Authors: M.R. Forbes
Also By M.R. Forbes:
Tears of Blood
His Cure For Magic (coming soon!)
It started in a way I could never have expected it to. It started with, of all things, an alarm clock.
To be more specific, it was a clock radio; one of those kinds with the big blue LEDs that plugged into the wall. What year was this anyway? The song was 'Man in the Box' by Alice in Chains. I felt like that should have meant something to me, but it didn't.
I kept my eyes closed. Something told me I shouldn't open them. Something in me made me afraid. Of what? The truth? That couldn't be right. It fled as soon as I heard the soft groan of contentment on my left.
"Landon, are you going to shut that thing up?"
I twisted my head in the direction of the voice and willed my eyelids to lift. I was greeted with a vision of beauty; long, silken black hair framing a heart-shaped face. Violet eyes still half-closed, looking at me, filled with a gentle mirth. A perfect, white smile behind soft, full lips.
"Yeah," I said, returning her smile. I bent back the other way and hunted for the snooze button with my hand, smacking it down at random in the general vicinity of the sound. It took me a few tries, but I turned it off.
I blinked a few times, and tried to remember whatever it was that I had been feeling only a few moments before. It was like that was real and this was the dream, but I knew that couldn't be true.
"Are you okay?" she asked me. She sat up, holding the sheets to her chest more out of habit than modesty, and ran her fingers through my hair.
"You don't feel... I don't know... strange?" I asked her. "Like you're dreaming?"
"I always feel like I'm dreaming lately." She leaned over and kissed my cheek. "Snap out of it, love. We have a plane to catch."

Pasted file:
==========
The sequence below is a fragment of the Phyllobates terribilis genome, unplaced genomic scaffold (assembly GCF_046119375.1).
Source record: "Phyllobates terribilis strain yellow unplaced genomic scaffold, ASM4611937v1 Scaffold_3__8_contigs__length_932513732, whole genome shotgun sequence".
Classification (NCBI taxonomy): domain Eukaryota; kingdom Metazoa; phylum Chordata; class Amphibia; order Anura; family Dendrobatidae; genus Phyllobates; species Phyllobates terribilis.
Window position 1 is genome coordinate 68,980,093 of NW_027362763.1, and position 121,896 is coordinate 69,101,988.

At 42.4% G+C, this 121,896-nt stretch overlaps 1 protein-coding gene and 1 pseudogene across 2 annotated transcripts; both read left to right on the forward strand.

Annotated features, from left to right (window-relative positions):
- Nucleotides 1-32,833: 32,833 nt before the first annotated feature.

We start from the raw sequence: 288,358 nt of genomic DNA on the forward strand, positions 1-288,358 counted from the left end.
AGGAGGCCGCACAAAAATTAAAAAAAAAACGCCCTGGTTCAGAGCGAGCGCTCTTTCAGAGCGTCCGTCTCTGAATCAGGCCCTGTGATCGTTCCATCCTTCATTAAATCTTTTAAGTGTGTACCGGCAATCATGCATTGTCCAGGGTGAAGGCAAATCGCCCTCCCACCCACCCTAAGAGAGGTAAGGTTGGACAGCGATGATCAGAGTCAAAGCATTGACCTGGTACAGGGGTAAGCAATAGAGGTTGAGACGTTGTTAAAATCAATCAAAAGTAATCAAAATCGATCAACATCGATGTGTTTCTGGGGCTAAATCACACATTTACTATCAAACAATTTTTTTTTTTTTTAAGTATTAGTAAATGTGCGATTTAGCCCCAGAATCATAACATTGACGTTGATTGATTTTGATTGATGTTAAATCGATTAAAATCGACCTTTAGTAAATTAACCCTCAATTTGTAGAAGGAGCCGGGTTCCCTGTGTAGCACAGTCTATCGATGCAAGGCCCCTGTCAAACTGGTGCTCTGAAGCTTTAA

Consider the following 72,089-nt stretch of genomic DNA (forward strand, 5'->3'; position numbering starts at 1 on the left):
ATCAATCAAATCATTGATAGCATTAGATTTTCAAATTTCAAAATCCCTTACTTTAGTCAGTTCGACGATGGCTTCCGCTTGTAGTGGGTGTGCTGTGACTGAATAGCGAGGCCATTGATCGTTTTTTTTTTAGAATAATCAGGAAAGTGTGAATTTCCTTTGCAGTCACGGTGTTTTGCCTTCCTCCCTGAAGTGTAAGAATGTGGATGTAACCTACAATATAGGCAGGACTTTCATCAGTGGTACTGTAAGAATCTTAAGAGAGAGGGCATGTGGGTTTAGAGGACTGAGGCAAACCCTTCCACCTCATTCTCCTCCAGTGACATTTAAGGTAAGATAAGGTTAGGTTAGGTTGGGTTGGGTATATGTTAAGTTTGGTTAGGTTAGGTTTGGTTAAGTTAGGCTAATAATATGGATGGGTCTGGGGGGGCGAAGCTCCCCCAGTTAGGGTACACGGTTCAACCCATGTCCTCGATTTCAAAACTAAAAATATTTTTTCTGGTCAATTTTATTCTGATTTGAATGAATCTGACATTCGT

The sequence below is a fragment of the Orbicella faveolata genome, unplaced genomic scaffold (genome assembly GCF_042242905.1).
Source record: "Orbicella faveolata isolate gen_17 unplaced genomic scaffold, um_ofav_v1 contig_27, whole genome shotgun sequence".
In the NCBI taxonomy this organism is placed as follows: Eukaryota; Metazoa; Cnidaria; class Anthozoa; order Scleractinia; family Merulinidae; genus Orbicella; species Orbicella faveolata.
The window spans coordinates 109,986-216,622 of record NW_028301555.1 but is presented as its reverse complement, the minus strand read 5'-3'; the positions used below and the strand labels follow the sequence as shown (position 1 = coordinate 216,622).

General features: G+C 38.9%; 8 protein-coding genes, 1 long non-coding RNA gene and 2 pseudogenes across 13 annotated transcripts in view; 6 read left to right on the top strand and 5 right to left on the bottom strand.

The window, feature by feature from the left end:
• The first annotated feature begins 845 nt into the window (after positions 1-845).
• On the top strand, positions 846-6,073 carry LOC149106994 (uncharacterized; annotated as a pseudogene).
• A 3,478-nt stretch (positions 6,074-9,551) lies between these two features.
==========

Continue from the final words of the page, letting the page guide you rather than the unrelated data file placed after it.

She threw the covers off of her and onto me, hiding my view of her perfection beneath the down. Normally, I would have rushed to get the blankets off so I could catch one last glimpse before she vanished into the bathroom. Today, I hesitated. Why did everything feel so wrong?
I heard the usual morning sounds; using the bathroom, brushing the teeth. Then the tinkle of the shower. It was the sound of the falling water that broke me from the trance. I threw the covers aside and slipped out of bed, taking only a few seconds to stare out the window at the crystal blue ocean outside. A white sand beach preceded it, empty but for a few gulls standing lookout.
Tahiti, I remembered. We were in Tahiti. We had come for vacation, two weeks of bliss away from the day-to-day. Some time to be alone, to reconnect and recharge. Time for just the two of us.
"Landon, are you coming?" she asked.
I stopped looking at the beach and at the blue ocean beyond. As I turned to head towards the bathroom, I could swear one of the gulls was looking at me.
It was a stupid thought. I laughed at myself and entered the bathroom, emptying my bladder before joining my wife in the double-stalled shower. Not that we used half of it anyway, but it had come with the hut. As usual, I caught my breath on the sight of her.
"Anxious to go home?" she asked, leaning in and kissing me. "Good morning."
I didn't know. For an instant, I forgot where home was and that there was anything waiting for me there that would have made it worth going back to. My hesitation drew attention.
"You aren't okay, are you? What's up?"
I tried to sputter out something, anything. I shook my head and shrugged. "Just a dream," I said. "The strangest dream. I guess I'm not awake yet."
She took my shower puff, squeezed some soap out onto it, lathered it up, and threw a perfect beanball. It made a solid squishing noise when it smacked into my forehead. Eyes closed in defense, I caught the puff on the way down.
"Wake up," she said, laughing.
I laughed with her and tried to get myself together.